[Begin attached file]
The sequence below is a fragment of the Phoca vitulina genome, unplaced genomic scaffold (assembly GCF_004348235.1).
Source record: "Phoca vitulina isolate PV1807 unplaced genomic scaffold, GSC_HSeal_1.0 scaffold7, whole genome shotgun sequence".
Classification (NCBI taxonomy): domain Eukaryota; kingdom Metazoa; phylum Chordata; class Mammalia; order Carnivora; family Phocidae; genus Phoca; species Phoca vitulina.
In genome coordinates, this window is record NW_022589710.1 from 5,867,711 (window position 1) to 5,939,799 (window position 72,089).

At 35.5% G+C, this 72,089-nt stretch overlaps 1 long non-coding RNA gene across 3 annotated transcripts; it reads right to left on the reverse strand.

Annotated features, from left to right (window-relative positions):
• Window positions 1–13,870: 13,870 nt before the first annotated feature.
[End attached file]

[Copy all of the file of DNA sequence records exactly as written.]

The sequence below is a fragment of the Phoca vitulina genome, unplaced genomic scaffold (assembly GCF_004348235.1).
Source record: "Phoca vitulina isolate PV1807 unplaced genomic scaffold, GSC_HSeal_1.0 scaffold7, whole genome shotgun sequence".
Classification (NCBI taxonomy): domain Eukaryota; kingdom Metazoa; phylum Chordata; class Mammalia; order Carnivora; family Phocidae; genus Phoca; species Phoca vitulina.
In genome coordinates, this window is record NW_022589710.1 from 5,867,711 (window position 1) to 5,939,799 (window position 72,089).

At 35.5% G+C, this 72,089-nt stretch overlaps 1 long non-coding RNA gene across 3 annotated transcripts; it reads right to left on the reverse strand.

Annotated features, from left to right (window-relative positions):
• Window positions 1–13,870: 13,870 nt before the first annotated feature.